Did you know that overindulging your child can be hazardous to your financial health – both in the short and long-terms? In the best case scenario, overindulging your child ends up being a frustrating experience that nickels-and-dimes you to death. In the worst case scenario, it can literally bankrupt you!
Lessons you hadn’t intended to teach
Have you fallen into a pattern of every time you take your
child on a shopping trip – HE HAS TO
HAVE SOMETHING? It doesn’t matter if you are going grocery shopping, shoe
shopping, clothes shopping, or a trip to the garden center – HE HAS TO HAVE SOMETHING! Of course retailers don’t make it
easy for parents. They put
If you don’t buy him something, he turns on a full throttle WWF SmackDown scale tantrum right there in front of God and everyone! So, you buy him off. You give him what he wants and slink out of the store in embarrassment. This reoccurring event is extremely frustrating to you, and it teaches your child a lesson you didn’t intend to teach: “The world is my oyster and mom and dad are my ATM.” Could a pattern like this, which starts in early childhood, bring on your financial ruin? Possibly - if the pattern is long-term and becomes ingrained.
$$ General Education 101
Fast forward thirteen years. Your son is now a freshman in college and you have just dropped him off at school. You cosigned on a credit card with a $5,000 spending limit for “emergencies only.” In no time at all he maxes the credit card limit and there was no emergency! Now you are on the hook for his tuition, board and room, and a credit card bill at 21 percent interest. Think this couldn’t happen? Look at the facts reported by Sandra Block in the USAToday. Note: these figures do not include bills students owe for tuition, board and room.
- The average credit card debt for college freshmen is $1533.
- The average credit card debt for college seniors is $3262.
- 4% of college freshmen have credit card debt over $7000.
- 31% of college seniors have credit card balances of $3000 - $7000.
Graduation Day Has Arrived
The happy day has finally arrived. The good news is he is a graduate from an outstanding university. The bad news is he has accumulated a huge debt! He not only owes money on his credit cards, he owes money on college loans he took out over the years it took him to graduate and they will be coming due very soon.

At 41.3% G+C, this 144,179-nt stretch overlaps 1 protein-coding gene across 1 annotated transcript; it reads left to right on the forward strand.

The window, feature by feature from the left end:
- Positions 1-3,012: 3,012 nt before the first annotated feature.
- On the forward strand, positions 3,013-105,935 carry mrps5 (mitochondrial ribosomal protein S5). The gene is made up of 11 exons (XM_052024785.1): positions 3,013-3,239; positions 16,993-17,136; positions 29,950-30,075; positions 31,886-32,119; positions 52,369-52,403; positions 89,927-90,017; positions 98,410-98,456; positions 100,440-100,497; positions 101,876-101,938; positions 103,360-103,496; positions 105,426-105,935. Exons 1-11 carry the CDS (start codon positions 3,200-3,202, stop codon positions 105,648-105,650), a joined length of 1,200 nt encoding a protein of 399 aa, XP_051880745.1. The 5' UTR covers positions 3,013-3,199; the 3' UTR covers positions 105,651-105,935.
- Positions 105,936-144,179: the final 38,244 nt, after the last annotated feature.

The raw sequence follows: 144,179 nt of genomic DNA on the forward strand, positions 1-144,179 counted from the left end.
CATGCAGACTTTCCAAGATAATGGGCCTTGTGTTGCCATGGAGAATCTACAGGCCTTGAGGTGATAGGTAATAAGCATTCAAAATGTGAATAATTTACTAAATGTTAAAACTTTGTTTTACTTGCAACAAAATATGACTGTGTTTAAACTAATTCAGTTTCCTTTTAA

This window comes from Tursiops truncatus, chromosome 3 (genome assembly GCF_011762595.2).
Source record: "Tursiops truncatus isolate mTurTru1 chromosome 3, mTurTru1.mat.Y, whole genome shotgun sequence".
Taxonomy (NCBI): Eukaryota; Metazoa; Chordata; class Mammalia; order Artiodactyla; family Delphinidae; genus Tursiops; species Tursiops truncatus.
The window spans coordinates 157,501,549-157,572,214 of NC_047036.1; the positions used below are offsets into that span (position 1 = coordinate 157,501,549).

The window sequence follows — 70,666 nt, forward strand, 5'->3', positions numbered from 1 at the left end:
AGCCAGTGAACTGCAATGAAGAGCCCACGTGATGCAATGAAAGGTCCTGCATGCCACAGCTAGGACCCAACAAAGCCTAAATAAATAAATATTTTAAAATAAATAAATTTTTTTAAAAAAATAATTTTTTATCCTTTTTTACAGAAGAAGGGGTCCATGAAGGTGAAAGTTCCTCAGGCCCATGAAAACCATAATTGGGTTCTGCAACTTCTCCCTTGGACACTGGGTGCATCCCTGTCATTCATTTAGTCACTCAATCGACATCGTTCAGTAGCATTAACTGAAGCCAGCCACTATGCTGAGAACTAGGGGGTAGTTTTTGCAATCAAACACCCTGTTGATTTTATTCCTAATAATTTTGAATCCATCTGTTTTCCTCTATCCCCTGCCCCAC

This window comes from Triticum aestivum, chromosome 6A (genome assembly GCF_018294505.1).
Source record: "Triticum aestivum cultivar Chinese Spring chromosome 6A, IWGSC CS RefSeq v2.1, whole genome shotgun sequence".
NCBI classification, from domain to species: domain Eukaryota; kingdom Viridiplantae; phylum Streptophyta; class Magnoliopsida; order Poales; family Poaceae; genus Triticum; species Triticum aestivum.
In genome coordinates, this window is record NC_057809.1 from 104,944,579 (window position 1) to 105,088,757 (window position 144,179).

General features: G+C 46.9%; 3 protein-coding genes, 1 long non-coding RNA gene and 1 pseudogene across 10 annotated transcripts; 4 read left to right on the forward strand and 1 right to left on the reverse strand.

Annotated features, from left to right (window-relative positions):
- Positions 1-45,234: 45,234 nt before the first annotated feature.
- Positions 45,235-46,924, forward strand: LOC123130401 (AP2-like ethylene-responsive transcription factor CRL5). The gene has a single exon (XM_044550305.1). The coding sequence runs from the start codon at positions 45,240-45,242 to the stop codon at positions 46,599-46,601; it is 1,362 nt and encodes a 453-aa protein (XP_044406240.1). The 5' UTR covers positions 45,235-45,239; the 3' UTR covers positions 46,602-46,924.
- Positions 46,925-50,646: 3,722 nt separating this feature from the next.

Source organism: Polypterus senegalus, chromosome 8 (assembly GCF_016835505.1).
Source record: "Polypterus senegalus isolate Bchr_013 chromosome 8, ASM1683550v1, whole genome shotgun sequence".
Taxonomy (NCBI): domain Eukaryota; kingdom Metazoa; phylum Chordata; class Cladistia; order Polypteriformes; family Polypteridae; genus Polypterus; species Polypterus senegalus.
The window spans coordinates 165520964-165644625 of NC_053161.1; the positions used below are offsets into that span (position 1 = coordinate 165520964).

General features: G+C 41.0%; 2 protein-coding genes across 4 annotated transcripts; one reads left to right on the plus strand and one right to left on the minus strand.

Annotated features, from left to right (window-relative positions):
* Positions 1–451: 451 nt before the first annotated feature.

According to Blake Ellis (CNN Money) "The bulk of the class of 2013's debt is in government loans, with graduates owing an average of $26,000. They also had an average of $19,000 in private loans, $18,000 in state loans, $13,000 in personal and family loans and $3,000 in credit card debt”.
Fast forward another fifteen years.
Your son has graduated from college, is married and is a young professional with an excellent job. Together he and his wife earn six-figures. They spend every nickel they make. They would like to buy a nice home, but don’t have the down payment, so you float them a loan with the understanding that they will pay you back with interest, and it never happens. Jeff Opdyke who writes the Love & Money column for the Wall Street Journal wrote a piece titled “Is It Time to Cut the Financial Cord?” and in it he cited numerous cases just like this. These children rationalized their behavior by saying they were collecting their inheritance early.
Old patterns die hard, but they can change. Now is the time to start teaching your child that “The world may be his oyster, but mom and dad are not his ATM.”
Tips for avoiding overindulgence
- Set limits and enforce them.
- Teach your children to do chores.
- Talk about money management with your children. I suggest Nathan Dungan’s Share Save Spend techniques as a guide: www.sharesavespend.com.
- Teach the difference between wants and needs.
- Role model good money management.
- Learn to say no.
There is more help about avoiding overindulgence in How Much is Too Much? Raising Likeable, Responsible, Respectful Children – From Toddlers To Teens – In An Age of Overindulgence (2014, DaCapo Press Lifelong Books).
All photos from MorgueFile free photo.